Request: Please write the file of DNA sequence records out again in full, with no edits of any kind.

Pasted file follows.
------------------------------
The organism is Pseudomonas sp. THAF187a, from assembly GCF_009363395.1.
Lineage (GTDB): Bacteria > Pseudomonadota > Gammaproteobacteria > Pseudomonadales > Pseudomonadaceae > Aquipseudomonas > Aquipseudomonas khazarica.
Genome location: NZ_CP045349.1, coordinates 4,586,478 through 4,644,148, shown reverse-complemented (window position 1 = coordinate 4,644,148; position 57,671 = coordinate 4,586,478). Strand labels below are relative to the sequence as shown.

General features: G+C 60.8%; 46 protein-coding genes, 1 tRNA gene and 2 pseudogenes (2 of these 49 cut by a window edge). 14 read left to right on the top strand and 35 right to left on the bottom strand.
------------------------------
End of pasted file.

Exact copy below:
The organism is Pseudomonas sp. THAF187a, from assembly GCF_009363395.1.
Lineage (GTDB): Bacteria > Pseudomonadota > Gammaproteobacteria > Pseudomonadales > Pseudomonadaceae > Aquipseudomonas > Aquipseudomonas khazarica.
Genome location: NZ_CP045349.1, coordinates 4,586,478 through 4,644,148, shown reverse-complemented (window position 1 = coordinate 4,644,148; position 57,671 = coordinate 4,586,478). Strand labels below are relative to the sequence as shown.

General features: G+C 60.8%; 46 protein-coding genes, 1 tRNA gene and 2 pseudogenes (2 of these 49 cut by a window edge). 14 read left to right on the top strand and 35 right to left on the bottom strand.